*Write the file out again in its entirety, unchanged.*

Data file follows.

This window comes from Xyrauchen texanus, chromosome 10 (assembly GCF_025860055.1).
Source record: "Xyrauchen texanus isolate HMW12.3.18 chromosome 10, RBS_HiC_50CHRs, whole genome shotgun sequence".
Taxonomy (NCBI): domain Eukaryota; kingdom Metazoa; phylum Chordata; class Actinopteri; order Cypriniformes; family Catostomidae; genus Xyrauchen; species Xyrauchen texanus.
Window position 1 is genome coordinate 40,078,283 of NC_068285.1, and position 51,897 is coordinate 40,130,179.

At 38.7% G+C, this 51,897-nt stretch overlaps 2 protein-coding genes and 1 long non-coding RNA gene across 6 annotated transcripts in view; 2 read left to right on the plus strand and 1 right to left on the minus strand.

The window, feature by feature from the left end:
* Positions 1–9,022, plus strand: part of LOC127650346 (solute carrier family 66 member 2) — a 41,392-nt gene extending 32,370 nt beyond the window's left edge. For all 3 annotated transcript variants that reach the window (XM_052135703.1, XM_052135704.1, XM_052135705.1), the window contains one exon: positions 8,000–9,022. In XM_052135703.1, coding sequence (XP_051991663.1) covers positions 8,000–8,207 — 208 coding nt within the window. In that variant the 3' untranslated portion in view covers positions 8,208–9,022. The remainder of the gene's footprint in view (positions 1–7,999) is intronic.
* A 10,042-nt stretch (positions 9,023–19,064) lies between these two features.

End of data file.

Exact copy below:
This window comes from Xyrauchen texanus, chromosome 10 (assembly GCF_025860055.1).
Source record: "Xyrauchen texanus isolate HMW12.3.18 chromosome 10, RBS_HiC_50CHRs, whole genome shotgun sequence".
Taxonomy (NCBI): domain Eukaryota; kingdom Metazoa; phylum Chordata; class Actinopteri; order Cypriniformes; family Catostomidae; genus Xyrauchen; species Xyrauchen texanus.
Window position 1 is genome coordinate 40,078,283 of NC_068285.1, and position 51,897 is coordinate 40,130,179.

At 38.7% G+C, this 51,897-nt stretch overlaps 2 protein-coding genes and 1 long non-coding RNA gene across 6 annotated transcripts in view; 2 read left to right on the plus strand and 1 right to left on the minus strand.

The window, feature by feature from the left end:
* Positions 1–9,022, plus strand: part of LOC127650346 (solute carrier family 66 member 2) — a 41,392-nt gene extending 32,370 nt beyond the window's left edge. For all 3 annotated transcript variants that reach the window (XM_052135703.1, XM_052135704.1, XM_052135705.1), the window contains one exon: positions 8,000–9,022. In XM_052135703.1, coding sequence (XP_051991663.1) covers positions 8,000–8,207 — 208 coding nt within the window. In that variant the 3' untranslated portion in view covers positions 8,208–9,022. The remainder of the gene's footprint in view (positions 1–7,999) is intronic.
* A 10,042-nt stretch (positions 9,023–19,064) lies between these two features.